A Review of “Tweak: Growing Up on Methamphetamines” by Nic Sheff

“Raw, powerful, and honest.” – The Bookseller

“A raw and sad account, vivid in its depiction of the pleasures and tunnel vision of addiction and the challenges of sobriety.” – Bulletin of the Center of Children’s Books

Nic Sheff writes a memoir that is searingly honest, detailing a downward spiral that seems to have no bottom. He was drunk for the first time at age eleven. In the following years, he would smoke pot regularly, do cocaine and Ecstasy, and develop addictions to crystal meth and heroin. Yet he always felt he could quit and put his life together whenever he needed to. It took a violent relapse one summer in California to convince him otherwise. Nic’s story takes you through the wild twists and turns in the life of a recovering addict. He is a kind soul. Creative, impulsive, curious. He is ever aware of the the pain and destruction he is causing those around him, but his addiction is too strong to just quit, as his family would have liked him to.

When he’s clean and sober, Nic is a sensitive, caring, loving person who is deeply insecure, and just wants to do things right. It is easy to root for him in spite of his insane return to crystal meth, heroin and cocaine over and over. Although I have never shot drugs into my arm, I completely understand being so obsessed with getting high that you will do nearly anything to score. When Nic began shooting dope, he changed from a youthful contender for the prizes of life, such as a promising career as a writer, a hint of leadership, and a quiet kindness that everyone noticed when he was a child, to a street scavenger with no future at all. He robbed his family and prostituted himself to men for drugs.

The exhausting cycle of rob, score, get high, rob, score, get high is finally broken when Nic gets caught breaking into his mother’s property. His father gives him a choice: Treatment or jail. He chooses treatment. This time it works. Nic does not suggest that he has now chosen a better way of life. He simply says, “Using just has no place in my life now, and I can’t see that ever changing.” I’ve been that far down, so I can appreciate this statement; however, it is always advisable in recovery to quit just for today. When and addict says they will never use again, he or she places themselves under such tremendous pressure that it can become overwhelming.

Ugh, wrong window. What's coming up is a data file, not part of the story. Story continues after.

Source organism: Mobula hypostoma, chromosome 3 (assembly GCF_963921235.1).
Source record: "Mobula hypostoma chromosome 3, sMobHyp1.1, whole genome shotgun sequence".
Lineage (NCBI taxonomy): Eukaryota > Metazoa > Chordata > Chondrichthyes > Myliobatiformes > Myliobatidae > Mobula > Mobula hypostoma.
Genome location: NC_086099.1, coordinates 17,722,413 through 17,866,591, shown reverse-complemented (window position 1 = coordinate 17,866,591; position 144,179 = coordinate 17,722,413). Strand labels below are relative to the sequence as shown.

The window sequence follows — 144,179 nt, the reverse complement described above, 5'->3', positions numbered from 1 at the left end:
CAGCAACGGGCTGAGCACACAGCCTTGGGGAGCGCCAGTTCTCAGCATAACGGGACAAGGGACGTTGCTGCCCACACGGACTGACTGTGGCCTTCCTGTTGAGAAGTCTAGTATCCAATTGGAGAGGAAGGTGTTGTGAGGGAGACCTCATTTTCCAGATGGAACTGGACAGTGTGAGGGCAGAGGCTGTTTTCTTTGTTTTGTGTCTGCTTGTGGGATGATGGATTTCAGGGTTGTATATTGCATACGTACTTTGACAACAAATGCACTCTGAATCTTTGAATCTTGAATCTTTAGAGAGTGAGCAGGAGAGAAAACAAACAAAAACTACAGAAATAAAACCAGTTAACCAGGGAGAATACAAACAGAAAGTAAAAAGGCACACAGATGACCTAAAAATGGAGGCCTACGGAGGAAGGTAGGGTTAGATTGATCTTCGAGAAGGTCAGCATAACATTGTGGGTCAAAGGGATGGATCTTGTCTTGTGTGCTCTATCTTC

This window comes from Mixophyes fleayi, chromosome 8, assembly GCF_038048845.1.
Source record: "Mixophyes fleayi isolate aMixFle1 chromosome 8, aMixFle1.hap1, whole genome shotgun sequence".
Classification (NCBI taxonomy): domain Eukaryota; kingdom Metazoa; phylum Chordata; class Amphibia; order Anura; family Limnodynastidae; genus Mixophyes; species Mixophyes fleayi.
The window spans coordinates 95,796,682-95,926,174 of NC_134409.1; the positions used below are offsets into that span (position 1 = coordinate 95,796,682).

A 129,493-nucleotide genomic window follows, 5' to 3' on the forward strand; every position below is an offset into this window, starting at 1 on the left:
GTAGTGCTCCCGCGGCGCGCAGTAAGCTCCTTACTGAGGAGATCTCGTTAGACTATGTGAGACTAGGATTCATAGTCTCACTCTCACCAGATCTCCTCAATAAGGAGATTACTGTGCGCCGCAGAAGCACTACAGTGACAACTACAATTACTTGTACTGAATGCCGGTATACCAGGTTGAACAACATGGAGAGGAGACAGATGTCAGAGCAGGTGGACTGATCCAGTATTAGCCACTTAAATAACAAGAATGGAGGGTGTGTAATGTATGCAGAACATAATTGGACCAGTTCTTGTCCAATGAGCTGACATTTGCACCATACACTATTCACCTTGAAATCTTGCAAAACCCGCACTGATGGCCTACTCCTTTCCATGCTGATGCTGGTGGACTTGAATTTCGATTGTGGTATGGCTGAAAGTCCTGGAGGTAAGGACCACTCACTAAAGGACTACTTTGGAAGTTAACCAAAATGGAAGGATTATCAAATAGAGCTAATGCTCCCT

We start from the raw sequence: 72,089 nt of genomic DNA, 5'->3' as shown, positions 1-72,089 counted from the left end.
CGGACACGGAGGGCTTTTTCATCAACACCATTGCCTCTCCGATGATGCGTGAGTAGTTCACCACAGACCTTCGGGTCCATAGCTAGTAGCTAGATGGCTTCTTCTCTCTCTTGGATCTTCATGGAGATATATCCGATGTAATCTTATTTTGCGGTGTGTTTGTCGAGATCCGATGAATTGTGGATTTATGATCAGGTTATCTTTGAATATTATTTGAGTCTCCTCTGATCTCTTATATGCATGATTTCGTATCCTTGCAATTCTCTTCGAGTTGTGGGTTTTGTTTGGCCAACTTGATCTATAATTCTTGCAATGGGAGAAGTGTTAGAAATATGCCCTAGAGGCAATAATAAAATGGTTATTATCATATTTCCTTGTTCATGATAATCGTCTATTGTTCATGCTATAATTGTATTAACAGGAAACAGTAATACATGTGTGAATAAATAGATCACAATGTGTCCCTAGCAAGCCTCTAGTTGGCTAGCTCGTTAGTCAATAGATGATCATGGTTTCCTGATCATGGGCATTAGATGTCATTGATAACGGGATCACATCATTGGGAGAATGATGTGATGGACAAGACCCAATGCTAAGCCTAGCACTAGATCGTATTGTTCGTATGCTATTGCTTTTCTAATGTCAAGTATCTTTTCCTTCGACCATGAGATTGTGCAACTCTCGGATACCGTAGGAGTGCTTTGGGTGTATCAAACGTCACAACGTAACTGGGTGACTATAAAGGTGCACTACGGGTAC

One thing I found particularly positive about this book is that Nic refuses to glamorize drug use. He lets us in to each of his battles, revealing every pain that comes with a life of addiction, with simple straightforward words. He vividly describes infected wounds in his arms from IV drug abuse, severe emaciation, and hallucinations caused by extended, unbroken meth use. Educators, counselors and parents would be well-advised to recommend this book to today’s young adult.

I have no idea what love is to most people. I have no idea what love is supposed to be. I have no idea what a healthy relationship should look like. I have no idea what society considers “normal” in terms of falling in love, being in love, and acting on that. Through group therapy, one-on-one therapy, supportive friends, writing, living, reflection, I’ve begun to find out who I am underneath all the protective coverings and drawn curtains and stained, twisted sheets. I’ve started to see myself, my true self, hiding somewhere behind my lungs maybe. Some unreachable center in me. I have an intensity inside of me that can be destructive as hell, but can also cut me wide open so that I feel sadness and joy and freedom and empathy and love like stars burning out and the sun captured inside every living thing. [Excerpt from a blog post at http://nicsheff.blogspot.com.]

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